Last Updated on 2023/11/04
Table of Contents
Revisiting Yuan Empire’s Architectural Majesty in Steinhardt’s New Book.
Nancy Shatzman Steinhardt’s latest work, YUAN: Chinese Architecture in a Mongol Empire, published by Princeton University Press, is a detailed examination of architectural developments during the Yuan dynasty (1271-1368). This period, marked by Mongol leadership over China, presents a unique fusion of cultural and architectural traditions, evidenced by the diverse structures that ranged from palaces and temples to tombs and pavilions.
The book, with 264 color illustrations, is not just a visual feast but also an insightful scholarly work that challenges the conventional narrative of Mongols as mere destroyers. Instead, Steinhardt, a professor of East Asian Art and curator of Chinese Art at the University of Pennsylvania, argues that the Mongols were also prolific builders who contributed significantly to the architectural landscape of China.
The Yuan dynasty, established by Khubilai Khan, is often remembered through the prism of figures like Marco Polo, who documented its splendor. Steinhardt delves into the historical cities such as Shangdu—Coleridge’s Xanadu—and the multitude of religious and secular structures erected during this era. The book’s exploration extends to the architecture influenced by Buddhism, Daoism, Confucianism, Islam, and Christianity.
Steinhardt’s research is comprehensive, utilizing textual sources in various languages and her extensive fieldwork across East Asia. She offers a revisionist perspective that celebrates the Mongols’ architectural achievements and underscores the enduring nature of Chinese building traditions, even under foreign rule.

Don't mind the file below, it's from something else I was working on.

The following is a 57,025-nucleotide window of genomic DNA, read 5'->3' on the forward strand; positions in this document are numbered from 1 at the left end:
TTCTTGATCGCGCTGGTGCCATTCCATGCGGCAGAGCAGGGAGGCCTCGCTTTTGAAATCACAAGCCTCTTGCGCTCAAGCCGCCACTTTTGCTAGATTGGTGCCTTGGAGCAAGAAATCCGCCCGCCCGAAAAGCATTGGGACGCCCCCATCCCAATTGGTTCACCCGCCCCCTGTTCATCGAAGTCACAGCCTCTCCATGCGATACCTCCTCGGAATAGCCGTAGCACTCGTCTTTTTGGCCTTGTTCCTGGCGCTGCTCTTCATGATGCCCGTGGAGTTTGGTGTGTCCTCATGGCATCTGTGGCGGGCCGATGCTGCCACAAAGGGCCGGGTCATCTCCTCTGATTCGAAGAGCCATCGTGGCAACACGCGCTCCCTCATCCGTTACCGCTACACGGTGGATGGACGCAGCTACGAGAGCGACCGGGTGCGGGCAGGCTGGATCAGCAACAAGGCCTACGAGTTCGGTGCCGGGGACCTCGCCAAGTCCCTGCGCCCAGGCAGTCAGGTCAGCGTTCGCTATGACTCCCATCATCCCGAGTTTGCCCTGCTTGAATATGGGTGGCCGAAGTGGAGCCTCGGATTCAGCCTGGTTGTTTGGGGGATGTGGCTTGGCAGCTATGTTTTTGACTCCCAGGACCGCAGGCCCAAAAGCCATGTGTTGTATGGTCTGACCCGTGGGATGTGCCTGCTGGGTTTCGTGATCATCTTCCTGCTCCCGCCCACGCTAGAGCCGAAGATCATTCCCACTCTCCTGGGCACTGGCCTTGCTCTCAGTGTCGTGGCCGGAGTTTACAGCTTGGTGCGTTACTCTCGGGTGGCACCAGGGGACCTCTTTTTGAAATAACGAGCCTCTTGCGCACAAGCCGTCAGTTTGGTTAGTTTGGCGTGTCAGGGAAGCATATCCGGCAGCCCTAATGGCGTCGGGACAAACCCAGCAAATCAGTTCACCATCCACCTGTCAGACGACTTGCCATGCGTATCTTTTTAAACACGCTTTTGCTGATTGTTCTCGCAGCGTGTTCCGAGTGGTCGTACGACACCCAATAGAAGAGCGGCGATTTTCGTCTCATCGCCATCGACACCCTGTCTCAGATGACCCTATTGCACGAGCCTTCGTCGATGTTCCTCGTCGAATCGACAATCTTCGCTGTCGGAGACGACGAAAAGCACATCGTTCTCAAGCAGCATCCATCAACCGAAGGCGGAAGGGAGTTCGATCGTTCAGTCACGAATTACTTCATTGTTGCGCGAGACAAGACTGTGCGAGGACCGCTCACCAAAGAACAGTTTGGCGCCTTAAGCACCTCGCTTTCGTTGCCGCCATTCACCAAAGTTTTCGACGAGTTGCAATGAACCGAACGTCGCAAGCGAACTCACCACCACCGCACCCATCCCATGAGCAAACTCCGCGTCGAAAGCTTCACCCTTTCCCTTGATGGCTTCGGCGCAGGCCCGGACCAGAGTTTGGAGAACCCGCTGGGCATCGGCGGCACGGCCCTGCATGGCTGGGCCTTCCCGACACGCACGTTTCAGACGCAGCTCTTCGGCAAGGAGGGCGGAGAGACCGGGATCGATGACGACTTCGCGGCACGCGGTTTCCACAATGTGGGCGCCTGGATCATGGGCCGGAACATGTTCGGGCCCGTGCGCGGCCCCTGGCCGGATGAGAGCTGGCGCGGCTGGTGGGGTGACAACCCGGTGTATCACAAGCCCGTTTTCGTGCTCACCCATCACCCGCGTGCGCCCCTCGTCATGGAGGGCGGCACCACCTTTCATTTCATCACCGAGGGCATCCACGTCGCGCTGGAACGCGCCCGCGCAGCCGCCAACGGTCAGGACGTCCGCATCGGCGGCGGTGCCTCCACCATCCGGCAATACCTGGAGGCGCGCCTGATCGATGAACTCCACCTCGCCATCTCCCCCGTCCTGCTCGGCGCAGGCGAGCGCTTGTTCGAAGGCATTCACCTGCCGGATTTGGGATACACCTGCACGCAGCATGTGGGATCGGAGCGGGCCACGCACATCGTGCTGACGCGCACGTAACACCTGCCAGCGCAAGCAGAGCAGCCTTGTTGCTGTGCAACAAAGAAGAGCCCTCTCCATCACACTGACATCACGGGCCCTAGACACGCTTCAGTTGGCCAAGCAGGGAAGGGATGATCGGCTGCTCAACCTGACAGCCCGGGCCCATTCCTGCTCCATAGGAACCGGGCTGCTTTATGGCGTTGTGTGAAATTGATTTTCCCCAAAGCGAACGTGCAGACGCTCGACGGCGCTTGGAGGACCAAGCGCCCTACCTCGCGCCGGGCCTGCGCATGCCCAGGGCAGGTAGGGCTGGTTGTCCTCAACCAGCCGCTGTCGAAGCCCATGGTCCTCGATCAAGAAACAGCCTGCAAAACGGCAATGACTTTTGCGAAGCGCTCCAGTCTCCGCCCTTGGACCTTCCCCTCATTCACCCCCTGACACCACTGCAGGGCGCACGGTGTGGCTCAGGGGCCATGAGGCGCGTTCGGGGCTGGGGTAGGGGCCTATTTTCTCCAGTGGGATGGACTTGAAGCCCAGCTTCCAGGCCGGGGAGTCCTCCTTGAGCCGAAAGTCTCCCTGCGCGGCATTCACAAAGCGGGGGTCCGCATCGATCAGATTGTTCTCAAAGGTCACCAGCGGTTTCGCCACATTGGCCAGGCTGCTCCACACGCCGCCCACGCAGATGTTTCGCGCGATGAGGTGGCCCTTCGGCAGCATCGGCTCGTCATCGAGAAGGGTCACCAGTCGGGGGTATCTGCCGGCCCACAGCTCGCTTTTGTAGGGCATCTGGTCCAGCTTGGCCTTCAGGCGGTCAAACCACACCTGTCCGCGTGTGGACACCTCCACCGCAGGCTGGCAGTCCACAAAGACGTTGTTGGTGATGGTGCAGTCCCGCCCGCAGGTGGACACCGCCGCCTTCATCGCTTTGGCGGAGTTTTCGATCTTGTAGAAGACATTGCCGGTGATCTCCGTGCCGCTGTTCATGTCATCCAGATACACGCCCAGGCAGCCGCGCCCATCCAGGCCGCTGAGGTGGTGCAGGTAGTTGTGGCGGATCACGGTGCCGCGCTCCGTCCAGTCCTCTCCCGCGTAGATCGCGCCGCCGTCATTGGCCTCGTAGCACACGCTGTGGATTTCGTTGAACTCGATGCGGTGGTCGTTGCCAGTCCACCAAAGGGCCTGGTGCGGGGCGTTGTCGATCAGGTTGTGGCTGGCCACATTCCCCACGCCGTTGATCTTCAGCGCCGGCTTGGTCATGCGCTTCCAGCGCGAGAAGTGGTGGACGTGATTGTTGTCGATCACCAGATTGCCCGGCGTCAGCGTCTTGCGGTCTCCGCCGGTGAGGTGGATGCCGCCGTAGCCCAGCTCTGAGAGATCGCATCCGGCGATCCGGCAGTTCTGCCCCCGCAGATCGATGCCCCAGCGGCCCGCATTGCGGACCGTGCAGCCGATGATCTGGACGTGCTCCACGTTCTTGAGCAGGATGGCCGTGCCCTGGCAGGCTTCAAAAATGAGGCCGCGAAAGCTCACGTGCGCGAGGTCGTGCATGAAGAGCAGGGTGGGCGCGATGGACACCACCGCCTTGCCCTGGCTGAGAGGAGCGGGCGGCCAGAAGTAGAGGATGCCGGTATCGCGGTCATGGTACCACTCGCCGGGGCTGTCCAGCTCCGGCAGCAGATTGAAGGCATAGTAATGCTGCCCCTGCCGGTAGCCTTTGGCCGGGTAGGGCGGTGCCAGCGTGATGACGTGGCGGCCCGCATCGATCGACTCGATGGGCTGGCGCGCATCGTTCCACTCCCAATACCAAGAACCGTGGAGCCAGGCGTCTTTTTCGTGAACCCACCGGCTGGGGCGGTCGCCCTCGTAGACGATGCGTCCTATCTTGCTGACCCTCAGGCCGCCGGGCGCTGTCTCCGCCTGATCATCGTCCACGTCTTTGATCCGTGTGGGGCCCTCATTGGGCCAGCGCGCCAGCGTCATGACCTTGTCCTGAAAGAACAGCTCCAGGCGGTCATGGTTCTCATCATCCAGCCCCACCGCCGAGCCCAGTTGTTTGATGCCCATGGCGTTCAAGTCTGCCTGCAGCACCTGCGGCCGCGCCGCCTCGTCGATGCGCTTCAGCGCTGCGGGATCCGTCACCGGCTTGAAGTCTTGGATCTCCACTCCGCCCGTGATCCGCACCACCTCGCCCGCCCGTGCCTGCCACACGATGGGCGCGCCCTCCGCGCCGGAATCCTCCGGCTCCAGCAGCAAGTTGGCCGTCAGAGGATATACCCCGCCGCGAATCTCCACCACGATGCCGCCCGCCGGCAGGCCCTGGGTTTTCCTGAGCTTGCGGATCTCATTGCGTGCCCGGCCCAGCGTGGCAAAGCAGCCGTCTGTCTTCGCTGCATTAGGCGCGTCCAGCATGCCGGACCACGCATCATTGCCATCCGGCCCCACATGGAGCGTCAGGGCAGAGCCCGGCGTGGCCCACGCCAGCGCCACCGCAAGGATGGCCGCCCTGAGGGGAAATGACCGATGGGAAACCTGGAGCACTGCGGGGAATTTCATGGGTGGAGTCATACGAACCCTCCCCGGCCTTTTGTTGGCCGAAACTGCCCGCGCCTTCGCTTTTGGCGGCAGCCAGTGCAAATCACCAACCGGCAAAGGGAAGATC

Steinhardt’s personal journey, starting from her graduate studies in 1974, highlights her deep commitment to understanding the Yuan dynasty’s impact on art and architecture. Her narrative weaves together her academic journey with a broader historical context, reflecting on how early exposure to Yuan artifacts during a time of renewed US-China relations ignited her passion for the subject.
As Steinhardt’s expertise grew, so did the availability of materials and sites for study. The number of Yuan-era buildings and the rich written descriptions by Europeans encountering Chinese architecture for the first time offered a wealth of information. This has allowed her to not only analyze existing structures but also to contextualize them within the historical narratives provided by both Asian and European sources.
Steinhardt’s approach is both academic and personal. Her work is the result of nearly four decades of teaching, research, and exploration, underpinned by the collaborative spirit within the scholarly community. Her journey through the landscapes of Yuan architecture has been both physical, through her travels to remote sites, and intellectual, as reflected in her extensive scholarship.
Her contributions have been recognized and supported by various academic institutions and grants, including the Institute for Advanced Study, the National Endowment for the Humanities, and the University of Pennsylvania. Her commitment to the study of Yuan architecture culminates in this publication, which not only documents but also celebrates the architectural heritage of a period that was once overshadowed by the political narrative of its time.
Topics: Mongol influence on traditional Chinese architecture, Cultural synthesis in Yuan dynasty architectural design, Architectural developments under Khubilai Khan’s rule, Shangdu and the architectural wonders of the Yuan empire, European perspectives on Yuan dynasty architecture, Academic studies of Buddhist structures in Yuan China, Daoist, Confucian, and Islamic architecture in Yuan dynasty